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Antonio Foscarini

A patrician executed for love

Rubens, Portrait of Alatheia Talbot

Antonio di Niccolò Foscarini was a dashing patrician who served as ambassador to England from 1610. He got into trouble when enemies back home accused him of spying for Spain. The government recalled him, and imprisoned him for three years under suspicion of treason.

After he was finally cleared of the charge and released, Foscarini secretly paid frequent visits to the Palazzo Mocenigo-Nero, then the residence of the formidable Alatheia Talbot, Lady Arundel, wife of one of the most powerful nobles in King James’ court (and one of the first serious English collectors of Italian art). Renewed accusations of treason reached the Council of Ten in 1622, which accused Foscarini of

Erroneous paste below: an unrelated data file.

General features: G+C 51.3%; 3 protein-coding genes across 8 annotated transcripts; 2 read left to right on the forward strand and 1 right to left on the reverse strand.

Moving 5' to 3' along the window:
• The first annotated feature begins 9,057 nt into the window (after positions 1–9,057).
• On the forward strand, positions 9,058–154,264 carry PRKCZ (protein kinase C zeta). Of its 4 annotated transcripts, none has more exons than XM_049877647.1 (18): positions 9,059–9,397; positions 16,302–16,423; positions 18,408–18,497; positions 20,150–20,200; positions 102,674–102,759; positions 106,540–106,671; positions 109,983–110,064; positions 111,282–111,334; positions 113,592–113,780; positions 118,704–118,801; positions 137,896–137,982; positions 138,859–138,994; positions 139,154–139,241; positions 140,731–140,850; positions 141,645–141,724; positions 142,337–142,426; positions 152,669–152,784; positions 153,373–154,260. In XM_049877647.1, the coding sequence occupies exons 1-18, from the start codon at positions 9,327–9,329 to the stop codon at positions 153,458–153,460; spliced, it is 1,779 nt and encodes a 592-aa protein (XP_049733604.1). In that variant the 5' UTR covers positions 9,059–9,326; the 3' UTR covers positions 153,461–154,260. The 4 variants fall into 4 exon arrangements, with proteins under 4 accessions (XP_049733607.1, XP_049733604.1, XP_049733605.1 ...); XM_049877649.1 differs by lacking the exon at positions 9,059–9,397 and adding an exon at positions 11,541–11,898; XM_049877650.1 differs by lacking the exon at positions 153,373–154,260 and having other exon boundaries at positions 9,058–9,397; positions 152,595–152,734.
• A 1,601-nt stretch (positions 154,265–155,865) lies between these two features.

… having secretly and frequently been in the company of ministers of foreign powers, by day and by night, in their houses and elsewhere, in this city and outside it, in disguise and in normal dress, and having divulged to them, both orally and in writing, the most intimate secrets of the Republic, and having received money from them in return …

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History and Anecdotes


Text © Dana Facaros & Michael Pauls

Image by PD Art